The Power of Inbuilt Functions in ECL

The Power of Inbuilt Functions in ECL

Hope all my readers are doing good. Before you Jump on to this blog, make sure you have read the following post: “An Unsung Art” (

I am excited because we are going to experience the power of inbuilt function in ECL language. The best part of this exercise is that you will not just learn how to use the function as is, but also to use it in combination to make it even more effective.

We concluded in my earlier blog with a fun challenge for you all to get me the count of all records. Well… did you get it? If not, don’t worry, I got you covered. We will move on…

Let’s dive right in…

In ECL we have several inbuilt functions to make our lives easier. Now that we have already read the guidelines (download the file by clicking this link: Guidelines ECL), let’s see how many records or rows of data we would be dealing with.

For SQL user basically you are trying to do this:

SELECT COUNT (DISTINCT UniqueIdentifier) FROM taxids;

In ECL, we do the below highlighted line:

COUNT is the keyword used to get the record count, now let’s try using count function with TABLE to get Unique values and their count grouped by one or more fields. In the below example I am using “pickup_longitude” and “pickup_latitude” fields. The COUNT(GROUP) get the count of unique value from both the fields and to just get some useful insight. Let’s get the most popular pickup location by using yet another inbuilt function: MAX().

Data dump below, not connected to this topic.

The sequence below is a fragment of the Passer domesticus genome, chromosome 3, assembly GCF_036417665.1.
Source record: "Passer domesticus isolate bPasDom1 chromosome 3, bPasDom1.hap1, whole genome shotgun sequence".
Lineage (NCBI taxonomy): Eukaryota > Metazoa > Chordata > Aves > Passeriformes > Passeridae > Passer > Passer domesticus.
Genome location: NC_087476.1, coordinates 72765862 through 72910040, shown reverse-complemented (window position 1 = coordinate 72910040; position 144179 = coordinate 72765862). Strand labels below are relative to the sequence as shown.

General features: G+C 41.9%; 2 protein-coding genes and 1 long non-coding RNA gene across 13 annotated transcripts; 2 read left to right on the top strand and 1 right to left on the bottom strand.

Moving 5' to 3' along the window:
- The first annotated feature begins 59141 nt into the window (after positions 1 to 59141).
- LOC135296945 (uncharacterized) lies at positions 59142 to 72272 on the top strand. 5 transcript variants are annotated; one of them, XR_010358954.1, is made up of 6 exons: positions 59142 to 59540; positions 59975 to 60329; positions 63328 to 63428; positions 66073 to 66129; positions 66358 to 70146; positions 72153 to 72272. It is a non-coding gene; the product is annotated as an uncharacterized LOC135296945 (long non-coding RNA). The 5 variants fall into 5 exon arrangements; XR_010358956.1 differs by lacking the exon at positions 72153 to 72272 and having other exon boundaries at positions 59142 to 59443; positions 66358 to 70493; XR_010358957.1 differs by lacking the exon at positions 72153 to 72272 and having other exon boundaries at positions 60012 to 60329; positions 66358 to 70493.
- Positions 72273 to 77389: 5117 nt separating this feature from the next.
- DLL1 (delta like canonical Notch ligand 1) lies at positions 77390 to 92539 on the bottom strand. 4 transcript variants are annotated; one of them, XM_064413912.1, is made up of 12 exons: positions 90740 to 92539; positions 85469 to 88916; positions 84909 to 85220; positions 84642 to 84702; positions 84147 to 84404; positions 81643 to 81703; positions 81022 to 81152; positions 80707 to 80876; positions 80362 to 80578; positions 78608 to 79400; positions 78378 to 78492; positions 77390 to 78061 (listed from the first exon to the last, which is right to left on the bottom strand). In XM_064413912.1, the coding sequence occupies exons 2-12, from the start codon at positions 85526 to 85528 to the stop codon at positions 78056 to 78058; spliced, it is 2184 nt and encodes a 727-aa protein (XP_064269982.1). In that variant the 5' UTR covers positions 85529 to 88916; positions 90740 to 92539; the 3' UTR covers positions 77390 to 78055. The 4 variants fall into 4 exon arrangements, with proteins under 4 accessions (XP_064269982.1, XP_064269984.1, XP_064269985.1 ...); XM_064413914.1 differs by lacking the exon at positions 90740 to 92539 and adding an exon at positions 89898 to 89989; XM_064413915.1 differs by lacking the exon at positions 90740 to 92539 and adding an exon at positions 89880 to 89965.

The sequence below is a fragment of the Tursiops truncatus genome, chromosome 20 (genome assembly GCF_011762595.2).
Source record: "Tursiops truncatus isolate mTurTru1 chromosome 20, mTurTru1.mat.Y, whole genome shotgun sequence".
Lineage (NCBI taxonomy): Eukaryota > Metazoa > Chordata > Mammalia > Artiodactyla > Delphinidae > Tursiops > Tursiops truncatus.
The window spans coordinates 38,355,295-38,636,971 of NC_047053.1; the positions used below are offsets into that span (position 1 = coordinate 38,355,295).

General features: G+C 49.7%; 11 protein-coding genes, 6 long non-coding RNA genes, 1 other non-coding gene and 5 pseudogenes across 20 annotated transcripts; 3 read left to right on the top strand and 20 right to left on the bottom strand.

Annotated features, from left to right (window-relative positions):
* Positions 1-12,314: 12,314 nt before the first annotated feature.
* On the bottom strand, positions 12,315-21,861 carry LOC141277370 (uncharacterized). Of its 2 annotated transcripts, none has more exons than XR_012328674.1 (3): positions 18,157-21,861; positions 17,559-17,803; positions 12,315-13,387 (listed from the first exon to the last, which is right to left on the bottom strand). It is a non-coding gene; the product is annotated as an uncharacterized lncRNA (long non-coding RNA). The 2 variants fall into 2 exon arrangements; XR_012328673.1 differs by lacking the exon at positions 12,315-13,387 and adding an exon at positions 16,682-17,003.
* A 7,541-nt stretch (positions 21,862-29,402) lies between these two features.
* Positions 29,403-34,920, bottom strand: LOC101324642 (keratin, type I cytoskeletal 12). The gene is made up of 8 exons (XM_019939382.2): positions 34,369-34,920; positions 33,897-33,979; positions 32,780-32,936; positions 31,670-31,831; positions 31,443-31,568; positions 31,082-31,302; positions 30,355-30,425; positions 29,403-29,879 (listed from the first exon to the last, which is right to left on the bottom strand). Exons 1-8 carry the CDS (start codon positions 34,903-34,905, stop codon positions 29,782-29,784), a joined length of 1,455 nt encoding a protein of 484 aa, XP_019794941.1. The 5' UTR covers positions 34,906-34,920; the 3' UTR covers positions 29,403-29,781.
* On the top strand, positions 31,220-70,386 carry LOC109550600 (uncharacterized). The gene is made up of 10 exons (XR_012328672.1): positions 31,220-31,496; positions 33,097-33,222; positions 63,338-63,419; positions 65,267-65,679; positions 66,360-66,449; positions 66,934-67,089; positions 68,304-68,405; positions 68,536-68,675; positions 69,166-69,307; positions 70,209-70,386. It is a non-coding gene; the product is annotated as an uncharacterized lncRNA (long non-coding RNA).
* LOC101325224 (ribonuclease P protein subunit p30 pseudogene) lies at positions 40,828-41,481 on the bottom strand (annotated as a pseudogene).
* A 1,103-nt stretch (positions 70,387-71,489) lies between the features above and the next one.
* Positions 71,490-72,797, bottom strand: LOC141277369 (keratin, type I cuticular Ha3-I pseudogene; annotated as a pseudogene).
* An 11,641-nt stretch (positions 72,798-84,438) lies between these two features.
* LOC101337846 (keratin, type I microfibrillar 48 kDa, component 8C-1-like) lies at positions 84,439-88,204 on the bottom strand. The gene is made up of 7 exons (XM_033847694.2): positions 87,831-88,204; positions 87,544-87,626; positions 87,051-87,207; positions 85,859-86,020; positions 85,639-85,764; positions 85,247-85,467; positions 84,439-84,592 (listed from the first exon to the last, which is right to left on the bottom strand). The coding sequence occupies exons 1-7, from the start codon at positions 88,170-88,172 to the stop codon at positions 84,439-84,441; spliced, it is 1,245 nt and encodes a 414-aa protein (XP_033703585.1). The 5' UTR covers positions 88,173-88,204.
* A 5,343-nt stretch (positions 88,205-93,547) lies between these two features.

NOTE: If you are using Visual code to run the code, press F5 for syntax check and F7 for compile and execute. The below link can help you setup visual code in case you are having issues.

Let’s get our hands dirtier by dealing with a clean dataset. Always remember your data need to be clean and precise for better analytics. What if something went wrong with the recording system (i.e. the system that collects all these data in real time) and we end up with duplicate entries! The result: it will heavily affect out decision making. So, it is important to clean and understand the data.

The first step of cleaning that I would suggest, is to create a slim dataset where in you just keep the fields that you require and remove the others. In the example below, we are using mostly all fields that can be used but to show how this can be achieved, I am removing vendor_id field from the taxi dataset.

So now we have created a slim dataset, next step is to remove all the duplicate records. For this I will be making use of various Inbuilt functions together such as SORT, LOCAL and DEDUP. Just to get a better performance and speed I would first parallel DEDUP on each node and then go for a global DEDUP. Always remember, when you are doing any local operation, the dataset should be distributed systematically across the nodes.

Moving forward now, we have a clean dataset – so let’s start doing some basic analytics. For instance,  I see a field called payment type, and I would like to know what are the various type of payment methods we can possible have – Basically, I want to know all the Unique values that column can have, for that I will be using TABLE.

Now as I know all the unique values of payment methods, I can create a Dictionary for lookup.

Well, what do you think guys!

That’s a lot to learn in a session I believe, but don’t you worry!

Take it slow and churn all the bits so that you get the hang of using of all the functions right.

In our next blog we will use yet another built-in module called “ML_Core” and yes you are right – Machine Learning!

Also, I will try keeping my post tiny and precise after this. Just wanted to get all the basics out clear.

See you soon! Until then, Adios!

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